8

Lets say I want to make a loop or something that prints out, for example, "Mario" every second. How can I do this? Can't seem to find any good tutorials that teach this anywhere =P

10

You can use java.util.Timer.

new Timer().scheduleAtFixedRate(task, after, interval);

task is the method you want to execute, after is the amount of time till the first execution and interval is the time between executions of aforementioned task.

  • 3
    There is also an alternative without time by sum up the delta time till it is above 1000 and than execute the method, and resett the timer. (Do this inside of the render or act of an actor) – BennX Feb 14 '14 at 14:42
25

As @BennX said you can sum up the delta time you have in your render method or get it by calling Gdx.graphics.getDeltaTime();. If it is bigger then 1 (delta is a float, giving the seconds since the last frame has been drawn), you can execute your task. Instead of reseting your timer by using timer = 0; you could decrement it by using timer -= 1, so your tasks get executed more accurate. So if 1 task starts after 1.1 seconds, cause of a really big delta the next time it gets executed after arround 0.9 seconds. If you don't like the delta time solution you can use Libgdx timer, instead of java.util.Timer. An example of it:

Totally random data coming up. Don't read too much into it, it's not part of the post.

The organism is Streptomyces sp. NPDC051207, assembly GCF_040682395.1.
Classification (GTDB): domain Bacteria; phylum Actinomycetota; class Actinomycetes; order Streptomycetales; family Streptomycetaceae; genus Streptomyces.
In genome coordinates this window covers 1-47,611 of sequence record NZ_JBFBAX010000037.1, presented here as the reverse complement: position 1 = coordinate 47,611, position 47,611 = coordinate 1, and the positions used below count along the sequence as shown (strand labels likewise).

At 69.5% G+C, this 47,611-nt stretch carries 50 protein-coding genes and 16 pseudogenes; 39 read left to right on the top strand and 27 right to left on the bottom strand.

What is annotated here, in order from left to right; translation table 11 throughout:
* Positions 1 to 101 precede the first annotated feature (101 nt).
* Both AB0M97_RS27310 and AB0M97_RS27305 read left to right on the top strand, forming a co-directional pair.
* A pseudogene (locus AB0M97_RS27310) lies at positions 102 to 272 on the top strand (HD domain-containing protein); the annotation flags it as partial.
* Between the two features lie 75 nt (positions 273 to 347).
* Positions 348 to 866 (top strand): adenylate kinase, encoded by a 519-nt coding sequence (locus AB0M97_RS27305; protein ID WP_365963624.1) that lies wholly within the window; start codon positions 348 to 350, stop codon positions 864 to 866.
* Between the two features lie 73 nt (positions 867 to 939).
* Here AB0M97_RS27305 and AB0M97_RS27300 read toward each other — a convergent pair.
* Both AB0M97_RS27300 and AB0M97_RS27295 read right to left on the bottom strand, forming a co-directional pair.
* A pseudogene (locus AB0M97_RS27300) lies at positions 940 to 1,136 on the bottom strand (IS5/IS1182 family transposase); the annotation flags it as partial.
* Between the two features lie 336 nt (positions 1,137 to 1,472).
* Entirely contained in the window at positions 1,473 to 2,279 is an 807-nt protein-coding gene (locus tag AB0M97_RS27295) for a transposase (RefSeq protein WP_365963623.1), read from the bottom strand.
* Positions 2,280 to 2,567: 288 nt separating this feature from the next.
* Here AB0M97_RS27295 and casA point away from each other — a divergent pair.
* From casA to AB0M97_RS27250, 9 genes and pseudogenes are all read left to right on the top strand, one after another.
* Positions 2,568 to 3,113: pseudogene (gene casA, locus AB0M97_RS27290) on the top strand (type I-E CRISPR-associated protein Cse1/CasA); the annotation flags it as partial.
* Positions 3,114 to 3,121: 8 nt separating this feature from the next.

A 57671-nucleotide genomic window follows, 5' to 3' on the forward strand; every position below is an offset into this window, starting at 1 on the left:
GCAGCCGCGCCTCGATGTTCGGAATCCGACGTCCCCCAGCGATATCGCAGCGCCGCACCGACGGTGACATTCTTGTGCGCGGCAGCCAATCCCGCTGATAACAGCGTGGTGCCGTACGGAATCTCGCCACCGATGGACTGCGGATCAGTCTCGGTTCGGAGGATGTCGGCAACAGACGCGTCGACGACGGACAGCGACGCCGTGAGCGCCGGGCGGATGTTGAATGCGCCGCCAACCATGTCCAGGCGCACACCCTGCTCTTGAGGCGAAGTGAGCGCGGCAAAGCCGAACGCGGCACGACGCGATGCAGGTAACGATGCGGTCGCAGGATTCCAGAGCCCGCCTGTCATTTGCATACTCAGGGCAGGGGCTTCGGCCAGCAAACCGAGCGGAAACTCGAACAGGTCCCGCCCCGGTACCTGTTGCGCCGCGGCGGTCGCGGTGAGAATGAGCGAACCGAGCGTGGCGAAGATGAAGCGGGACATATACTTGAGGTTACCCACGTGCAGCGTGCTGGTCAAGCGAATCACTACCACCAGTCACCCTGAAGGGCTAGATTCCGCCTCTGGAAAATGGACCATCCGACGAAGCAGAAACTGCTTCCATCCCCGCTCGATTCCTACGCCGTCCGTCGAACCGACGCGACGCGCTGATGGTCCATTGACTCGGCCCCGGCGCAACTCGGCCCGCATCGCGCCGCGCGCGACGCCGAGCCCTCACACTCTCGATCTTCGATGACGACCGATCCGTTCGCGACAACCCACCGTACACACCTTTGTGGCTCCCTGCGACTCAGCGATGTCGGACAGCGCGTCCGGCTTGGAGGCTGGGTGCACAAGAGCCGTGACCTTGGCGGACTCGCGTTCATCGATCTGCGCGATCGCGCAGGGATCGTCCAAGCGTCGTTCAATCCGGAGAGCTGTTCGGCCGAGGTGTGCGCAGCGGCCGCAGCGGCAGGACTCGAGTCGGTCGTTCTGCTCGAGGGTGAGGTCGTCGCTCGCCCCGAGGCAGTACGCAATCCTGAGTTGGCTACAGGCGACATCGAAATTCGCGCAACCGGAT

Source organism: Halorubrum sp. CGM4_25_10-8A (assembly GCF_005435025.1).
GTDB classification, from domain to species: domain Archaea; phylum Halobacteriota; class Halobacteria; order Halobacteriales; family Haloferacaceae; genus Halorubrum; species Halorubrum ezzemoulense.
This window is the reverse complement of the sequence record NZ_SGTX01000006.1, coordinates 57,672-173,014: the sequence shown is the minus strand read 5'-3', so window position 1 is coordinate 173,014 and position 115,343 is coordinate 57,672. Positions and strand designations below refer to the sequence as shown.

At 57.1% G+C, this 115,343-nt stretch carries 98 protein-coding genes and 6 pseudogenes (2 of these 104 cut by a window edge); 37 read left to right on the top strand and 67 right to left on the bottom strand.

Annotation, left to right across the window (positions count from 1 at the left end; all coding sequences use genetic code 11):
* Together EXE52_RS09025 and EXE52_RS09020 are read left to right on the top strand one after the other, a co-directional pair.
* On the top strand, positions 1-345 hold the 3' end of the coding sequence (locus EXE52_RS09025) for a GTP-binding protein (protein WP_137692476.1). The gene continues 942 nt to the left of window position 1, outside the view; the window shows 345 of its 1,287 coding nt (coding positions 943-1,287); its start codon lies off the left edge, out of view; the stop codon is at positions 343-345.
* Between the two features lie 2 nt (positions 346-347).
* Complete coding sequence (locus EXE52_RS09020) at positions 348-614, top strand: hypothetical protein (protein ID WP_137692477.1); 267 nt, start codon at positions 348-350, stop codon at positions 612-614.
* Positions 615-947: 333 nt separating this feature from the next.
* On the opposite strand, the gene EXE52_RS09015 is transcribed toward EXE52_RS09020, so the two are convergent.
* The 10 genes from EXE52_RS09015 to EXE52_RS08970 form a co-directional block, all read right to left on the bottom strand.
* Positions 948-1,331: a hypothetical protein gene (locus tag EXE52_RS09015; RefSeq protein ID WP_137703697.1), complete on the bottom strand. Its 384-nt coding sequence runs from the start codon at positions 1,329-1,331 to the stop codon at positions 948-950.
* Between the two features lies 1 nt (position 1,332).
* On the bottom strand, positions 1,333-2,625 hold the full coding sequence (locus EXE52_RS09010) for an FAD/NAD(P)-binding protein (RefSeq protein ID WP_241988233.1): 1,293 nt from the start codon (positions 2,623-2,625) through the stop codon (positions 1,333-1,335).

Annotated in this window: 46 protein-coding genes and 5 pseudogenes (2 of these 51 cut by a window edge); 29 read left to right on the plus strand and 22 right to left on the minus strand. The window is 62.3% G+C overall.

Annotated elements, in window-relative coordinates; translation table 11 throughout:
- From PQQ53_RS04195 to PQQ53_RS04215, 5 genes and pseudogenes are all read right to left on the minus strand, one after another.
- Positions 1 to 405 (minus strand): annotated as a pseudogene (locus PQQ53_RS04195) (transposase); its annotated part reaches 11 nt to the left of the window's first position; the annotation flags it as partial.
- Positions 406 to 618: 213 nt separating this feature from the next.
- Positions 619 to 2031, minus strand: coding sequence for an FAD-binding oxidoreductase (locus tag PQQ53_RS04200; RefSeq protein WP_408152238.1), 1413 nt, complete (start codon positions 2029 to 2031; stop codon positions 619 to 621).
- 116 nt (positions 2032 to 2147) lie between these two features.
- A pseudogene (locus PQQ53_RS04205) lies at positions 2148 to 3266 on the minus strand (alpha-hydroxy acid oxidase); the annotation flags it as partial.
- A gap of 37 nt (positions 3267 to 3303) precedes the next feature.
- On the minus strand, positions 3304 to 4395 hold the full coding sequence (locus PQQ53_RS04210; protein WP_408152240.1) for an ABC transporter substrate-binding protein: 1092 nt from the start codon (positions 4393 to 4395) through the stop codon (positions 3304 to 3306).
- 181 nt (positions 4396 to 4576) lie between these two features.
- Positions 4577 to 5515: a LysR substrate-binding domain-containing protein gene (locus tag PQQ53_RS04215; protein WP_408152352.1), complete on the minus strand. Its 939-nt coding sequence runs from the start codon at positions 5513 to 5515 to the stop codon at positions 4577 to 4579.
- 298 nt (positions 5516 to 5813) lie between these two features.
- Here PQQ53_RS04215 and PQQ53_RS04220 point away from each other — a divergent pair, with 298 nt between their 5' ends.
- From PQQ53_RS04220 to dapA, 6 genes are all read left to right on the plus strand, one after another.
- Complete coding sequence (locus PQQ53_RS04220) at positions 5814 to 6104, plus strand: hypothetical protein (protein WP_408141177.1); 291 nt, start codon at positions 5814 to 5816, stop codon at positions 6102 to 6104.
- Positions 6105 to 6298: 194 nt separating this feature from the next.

Timer.schedule(new Task(){
                @Override
                public void run() {
                    doWhatEverYouWant();
                }
            }
            , delay        //    (delay)
            , amtOfSec     //    (seconds)
        );

This executes the doWhatEverYouWant() method after a delay of delay and then every seconds seconds. You can also give it a 3rd parameter numberOfExecutions, telling it how often the task should be executed. If you don't give that parameter the task is executed "forever", till it is canceled.

6

I used the TimeUtils of libgdx to change my splashscreen after 1.5 seconds. The code was something like this:

initialize:

long startTime = 0;

in create method:

startTime = TimeUtils.nanoTime();

returns the current value of the system timer, in nanoseconds.

in update, or render method:

if (TimeUtils.timeSinceNanos(startTime) > 1000000000) { 
// if time passed since the time you set startTime at is more than 1 second 

//your code here

//also you can set the new startTime
//so this block will execute every one second
startTime = TimeUtils.nanoTime();
}

For some reason my solution seemes more elegant to me that those offered here :)

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